The Devil's Advocate


It’s coming up on the 10th anniversary of the release of one of my favorite films of all time. I was reminded of this by a post at Rational Thought called Praise Pacino. It seems the Rational Thought folks are now worshipping Al Pacino for the same reason some other people worship the Flying Spaghetti Monster. A shout-out is in order to Bobby Henderson: you did far more to take apart religious pretentions through your satire than most of us will ever do through reason. And kudos to you, Bobby, for getting Richard Dawkins to refer to FSM in nearly every interview. You’ve started a rampant meme, good on you! After all as Thomas More said, “the Devil God that prowde spirit, cannot endure to be mocked.” You demonstrated that in spades.

Now, on to my mini-review and small tribute to The Devil’s Advocate. There were two memorable things about this film. The first is the incredibly snappy writing, (well, O.K., borrowing from C.S. Lewis, Milton, and other sources), which managed to get one of the world’s leading actors reciting some of the crispest criticisms of god and religion I’ve ever seen in mainstream film. Here are a couple of examples:

Let me give you a little inside information about God. God likes to watch. He’s a prankster. Think about it. He gives man instincts. He gives you this extraordinary gift, and then what does he do: I swear, for his own amusement, his own private, cosmic gag reel, he sets the rules in opposition. It’s the goof of all time. Look…but don’t touch. Touch…but don’t taste. Taste…don’t swallow. (Laughs) And while you’re jumpin’ from one foot to the next, what is he doing? He’s laughin’ His sick, fuckin’ ass off! He’s a tight-ass! He’s a Sadist! He’s an absentee landlord! Worship that? NEVER!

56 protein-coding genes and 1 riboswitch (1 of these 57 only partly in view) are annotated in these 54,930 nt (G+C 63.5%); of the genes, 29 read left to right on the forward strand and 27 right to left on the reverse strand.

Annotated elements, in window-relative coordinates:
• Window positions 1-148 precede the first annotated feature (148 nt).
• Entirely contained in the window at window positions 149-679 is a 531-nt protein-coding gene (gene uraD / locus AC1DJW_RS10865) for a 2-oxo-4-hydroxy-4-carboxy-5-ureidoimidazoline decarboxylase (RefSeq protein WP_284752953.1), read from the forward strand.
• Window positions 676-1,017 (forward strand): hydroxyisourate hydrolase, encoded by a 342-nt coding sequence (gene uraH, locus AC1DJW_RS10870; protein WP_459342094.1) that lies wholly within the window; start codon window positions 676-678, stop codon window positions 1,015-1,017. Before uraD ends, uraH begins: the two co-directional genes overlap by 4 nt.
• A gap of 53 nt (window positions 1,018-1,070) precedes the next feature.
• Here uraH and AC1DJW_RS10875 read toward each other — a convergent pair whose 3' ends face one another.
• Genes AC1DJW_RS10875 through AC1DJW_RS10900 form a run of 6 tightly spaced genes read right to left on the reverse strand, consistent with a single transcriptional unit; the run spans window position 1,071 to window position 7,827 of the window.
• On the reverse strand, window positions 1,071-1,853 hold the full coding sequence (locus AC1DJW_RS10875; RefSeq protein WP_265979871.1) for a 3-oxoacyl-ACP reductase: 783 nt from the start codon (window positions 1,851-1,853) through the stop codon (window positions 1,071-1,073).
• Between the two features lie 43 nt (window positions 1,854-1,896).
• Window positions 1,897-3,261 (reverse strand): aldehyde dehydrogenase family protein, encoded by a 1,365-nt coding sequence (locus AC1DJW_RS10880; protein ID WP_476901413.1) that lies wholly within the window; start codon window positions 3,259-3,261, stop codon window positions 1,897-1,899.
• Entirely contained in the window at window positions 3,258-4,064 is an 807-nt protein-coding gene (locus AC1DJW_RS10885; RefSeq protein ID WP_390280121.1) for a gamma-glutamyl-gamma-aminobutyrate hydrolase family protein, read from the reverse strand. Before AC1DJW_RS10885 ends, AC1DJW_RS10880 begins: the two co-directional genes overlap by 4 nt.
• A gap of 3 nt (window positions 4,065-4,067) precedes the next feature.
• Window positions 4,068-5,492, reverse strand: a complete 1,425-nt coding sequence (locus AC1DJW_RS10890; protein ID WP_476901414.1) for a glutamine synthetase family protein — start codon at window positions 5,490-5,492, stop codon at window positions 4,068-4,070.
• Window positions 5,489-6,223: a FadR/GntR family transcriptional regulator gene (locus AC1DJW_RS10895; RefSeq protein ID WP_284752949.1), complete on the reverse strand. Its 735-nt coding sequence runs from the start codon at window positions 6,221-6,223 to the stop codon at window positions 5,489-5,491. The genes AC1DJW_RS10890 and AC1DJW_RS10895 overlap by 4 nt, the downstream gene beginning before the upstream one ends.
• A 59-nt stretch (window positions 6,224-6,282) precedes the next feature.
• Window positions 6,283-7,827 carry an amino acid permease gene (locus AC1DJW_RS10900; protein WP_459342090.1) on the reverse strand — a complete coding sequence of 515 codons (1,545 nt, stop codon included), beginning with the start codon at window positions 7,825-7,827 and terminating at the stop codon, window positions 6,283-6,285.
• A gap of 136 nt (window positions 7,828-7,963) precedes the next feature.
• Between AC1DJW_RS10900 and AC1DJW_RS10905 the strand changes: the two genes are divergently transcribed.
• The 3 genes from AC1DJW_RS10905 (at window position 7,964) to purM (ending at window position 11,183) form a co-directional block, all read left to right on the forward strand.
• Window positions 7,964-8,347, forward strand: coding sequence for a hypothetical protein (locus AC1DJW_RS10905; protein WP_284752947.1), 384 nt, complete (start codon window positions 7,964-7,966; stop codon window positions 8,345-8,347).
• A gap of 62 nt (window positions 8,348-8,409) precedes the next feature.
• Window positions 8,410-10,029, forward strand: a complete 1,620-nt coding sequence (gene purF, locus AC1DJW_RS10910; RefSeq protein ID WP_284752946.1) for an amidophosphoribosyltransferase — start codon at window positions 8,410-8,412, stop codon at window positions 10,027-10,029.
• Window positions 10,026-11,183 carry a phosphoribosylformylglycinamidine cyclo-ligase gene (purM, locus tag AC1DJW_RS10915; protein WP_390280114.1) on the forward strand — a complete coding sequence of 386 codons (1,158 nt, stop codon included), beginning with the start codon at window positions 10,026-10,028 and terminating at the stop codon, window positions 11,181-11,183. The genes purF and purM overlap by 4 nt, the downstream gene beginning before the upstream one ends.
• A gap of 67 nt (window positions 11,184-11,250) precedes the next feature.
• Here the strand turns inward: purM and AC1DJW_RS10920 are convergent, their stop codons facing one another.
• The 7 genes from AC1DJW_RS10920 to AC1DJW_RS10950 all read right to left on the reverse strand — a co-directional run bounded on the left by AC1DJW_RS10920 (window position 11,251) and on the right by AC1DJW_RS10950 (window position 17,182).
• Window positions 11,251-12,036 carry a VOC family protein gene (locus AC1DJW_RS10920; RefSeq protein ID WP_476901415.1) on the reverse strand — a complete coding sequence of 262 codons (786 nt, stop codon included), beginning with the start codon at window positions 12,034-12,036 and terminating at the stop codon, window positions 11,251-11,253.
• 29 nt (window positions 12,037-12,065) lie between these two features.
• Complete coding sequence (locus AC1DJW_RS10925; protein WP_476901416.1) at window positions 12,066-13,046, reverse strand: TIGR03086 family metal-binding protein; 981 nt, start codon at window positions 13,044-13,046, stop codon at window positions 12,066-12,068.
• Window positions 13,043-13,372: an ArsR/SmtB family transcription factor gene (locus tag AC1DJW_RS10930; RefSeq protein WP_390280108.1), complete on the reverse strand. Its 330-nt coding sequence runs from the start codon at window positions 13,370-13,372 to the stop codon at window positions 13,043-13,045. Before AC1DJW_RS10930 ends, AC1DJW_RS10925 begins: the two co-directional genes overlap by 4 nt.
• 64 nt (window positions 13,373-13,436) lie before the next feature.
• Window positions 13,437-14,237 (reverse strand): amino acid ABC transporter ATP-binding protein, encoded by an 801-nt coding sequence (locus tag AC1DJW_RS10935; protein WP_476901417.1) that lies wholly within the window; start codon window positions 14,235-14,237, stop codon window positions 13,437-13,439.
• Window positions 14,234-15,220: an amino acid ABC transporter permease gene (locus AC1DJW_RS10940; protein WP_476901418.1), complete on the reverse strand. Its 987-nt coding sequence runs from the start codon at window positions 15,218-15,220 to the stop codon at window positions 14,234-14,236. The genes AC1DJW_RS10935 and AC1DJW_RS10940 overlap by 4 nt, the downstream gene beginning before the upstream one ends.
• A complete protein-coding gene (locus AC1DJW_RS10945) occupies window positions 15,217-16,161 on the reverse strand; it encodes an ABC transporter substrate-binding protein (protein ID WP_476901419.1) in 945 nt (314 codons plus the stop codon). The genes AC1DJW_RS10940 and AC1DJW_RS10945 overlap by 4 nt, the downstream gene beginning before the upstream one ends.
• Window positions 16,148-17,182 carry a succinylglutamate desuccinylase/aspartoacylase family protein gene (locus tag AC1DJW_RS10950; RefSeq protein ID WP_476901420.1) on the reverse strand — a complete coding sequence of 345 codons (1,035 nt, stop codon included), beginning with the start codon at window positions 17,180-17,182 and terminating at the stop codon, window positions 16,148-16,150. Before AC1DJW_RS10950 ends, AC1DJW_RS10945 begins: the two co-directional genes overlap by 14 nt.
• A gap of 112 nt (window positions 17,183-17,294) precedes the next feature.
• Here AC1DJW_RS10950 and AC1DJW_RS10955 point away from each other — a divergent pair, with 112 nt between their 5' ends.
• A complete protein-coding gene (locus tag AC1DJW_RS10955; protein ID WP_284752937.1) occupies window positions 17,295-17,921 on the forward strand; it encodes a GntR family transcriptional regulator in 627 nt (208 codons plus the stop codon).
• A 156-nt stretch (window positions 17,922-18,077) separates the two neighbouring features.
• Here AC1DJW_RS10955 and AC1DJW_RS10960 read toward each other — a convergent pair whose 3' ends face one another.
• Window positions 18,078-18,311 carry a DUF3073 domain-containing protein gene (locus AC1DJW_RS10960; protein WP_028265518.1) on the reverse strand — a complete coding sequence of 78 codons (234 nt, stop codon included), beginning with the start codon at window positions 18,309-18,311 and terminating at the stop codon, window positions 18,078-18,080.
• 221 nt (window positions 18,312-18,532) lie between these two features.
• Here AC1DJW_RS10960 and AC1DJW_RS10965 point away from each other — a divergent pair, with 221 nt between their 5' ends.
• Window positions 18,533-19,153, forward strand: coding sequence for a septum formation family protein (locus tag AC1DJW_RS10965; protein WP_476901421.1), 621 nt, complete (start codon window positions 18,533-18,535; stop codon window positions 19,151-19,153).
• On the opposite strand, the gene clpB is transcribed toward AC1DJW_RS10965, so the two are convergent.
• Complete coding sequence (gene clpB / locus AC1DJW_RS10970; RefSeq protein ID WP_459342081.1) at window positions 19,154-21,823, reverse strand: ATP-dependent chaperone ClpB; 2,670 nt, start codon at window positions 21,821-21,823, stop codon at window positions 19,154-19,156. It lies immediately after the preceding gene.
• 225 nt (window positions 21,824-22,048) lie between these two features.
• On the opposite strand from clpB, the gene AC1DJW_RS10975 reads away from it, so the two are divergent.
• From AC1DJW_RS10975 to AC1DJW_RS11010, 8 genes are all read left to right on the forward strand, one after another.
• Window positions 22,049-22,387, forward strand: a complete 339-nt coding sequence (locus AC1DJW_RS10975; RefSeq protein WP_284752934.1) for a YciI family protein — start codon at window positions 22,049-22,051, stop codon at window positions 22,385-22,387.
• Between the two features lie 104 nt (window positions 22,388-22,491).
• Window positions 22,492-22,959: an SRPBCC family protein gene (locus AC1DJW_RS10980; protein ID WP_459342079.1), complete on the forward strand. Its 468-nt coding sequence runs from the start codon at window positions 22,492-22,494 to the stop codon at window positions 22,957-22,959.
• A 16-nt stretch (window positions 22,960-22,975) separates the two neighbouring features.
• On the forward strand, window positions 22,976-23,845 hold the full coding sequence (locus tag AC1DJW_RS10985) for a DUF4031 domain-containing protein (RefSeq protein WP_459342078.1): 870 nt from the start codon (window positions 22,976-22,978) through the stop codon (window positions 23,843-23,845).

Lomax: “Better to reign in Hell than serve in Heaven”, is that it?
Milton: Why not? I’m here on the ground with my nose in it since the whole thing began. I’ve nurtured every sensation man’s been inspired to have. I cared about what he wanted and I never judged him. Why? Because I never rejected him. In spite of all his imperfections, I’m a fan of man! I’m a humanist. Maybe the last humanist.

(That last sentence? Meh…a little backhand slam on humanism, table scraps for the religious viewers. But hey, they’re watching a different movie anyway. To see just what I mean, go to this howlingly funny Christian review of the film.)

Then Milton takes on hubris:

You sharpen the human appetite to the point where it can split atoms with its desire; you build egos the size of cathedrals; fiber-optically connect the world to every eager impulse; grease even the dullest dreams with these dollar-green, gold-plated fantasies, until every human becomes an aspiring emperor, becomes his own God… and where can you go from there?

And the plunder of the planet:

And as we’re straddling from one deal to the next, who’s got his eye on the planet, as the air thickens, the water sours, and even the bees’ honey takes on the metallic taste of radioactivity? And it just keeps coming, faster and faster. There’s no chance to think, to prepare; it’s buy futures, sell futures, when there is no future. We got a runaway train, boy. We got a billion…[people]…all jogging into the future. Every one of them is getting ready to fist fuck God’s ex-planet, lick their fingers clean, as they reach out toward their pristine, cybernetic keyboards to tote up their fucking billable hours. And then it hits home. You got to pay your own way… It’s a little late in the game to buy out now. Your belly’s too full, your dick is too sore, your eyes are bloodshot and you’re screaming for someone to help. But guess what, there’s no one there! You’re all alone… ’cause you’re God’s special little creature. Maybe it’s true. Maybe God threw the dice once too often. Maybe He let us all down.